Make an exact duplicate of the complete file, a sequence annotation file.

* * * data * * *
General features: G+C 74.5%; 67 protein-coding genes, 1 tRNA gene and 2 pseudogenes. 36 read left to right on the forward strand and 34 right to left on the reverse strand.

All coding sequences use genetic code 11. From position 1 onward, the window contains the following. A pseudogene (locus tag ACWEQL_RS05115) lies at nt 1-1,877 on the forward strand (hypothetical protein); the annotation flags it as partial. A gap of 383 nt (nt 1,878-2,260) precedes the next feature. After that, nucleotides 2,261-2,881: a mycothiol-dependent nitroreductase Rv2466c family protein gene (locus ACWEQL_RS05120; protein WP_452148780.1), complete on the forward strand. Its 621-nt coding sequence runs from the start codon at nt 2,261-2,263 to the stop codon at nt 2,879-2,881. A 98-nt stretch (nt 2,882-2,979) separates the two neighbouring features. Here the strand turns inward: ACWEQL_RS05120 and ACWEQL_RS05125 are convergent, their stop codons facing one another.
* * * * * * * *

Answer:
General features: G+C 74.5%; 67 protein-coding genes, 1 tRNA gene and 2 pseudogenes. 36 read left to right on the forward strand and 34 right to left on the reverse strand.

All coding sequences use genetic code 11. From position 1 onward, the window contains the following. A pseudogene (locus tag ACWEQL_RS05115) lies at nt 1-1,877 on the forward strand (hypothetical protein); the annotation flags it as partial. A gap of 383 nt (nt 1,878-2,260) precedes the next feature. After that, nucleotides 2,261-2,881: a mycothiol-dependent nitroreductase Rv2466c family protein gene (locus ACWEQL_RS05120; protein WP_452148780.1), complete on the forward strand. Its 621-nt coding sequence runs from the start codon at nt 2,261-2,263 to the stop codon at nt 2,879-2,881. A 98-nt stretch (nt 2,882-2,979) separates the two neighbouring features. Here the strand turns inward: ACWEQL_RS05120 and ACWEQL_RS05125 are convergent, their stop codons facing one another.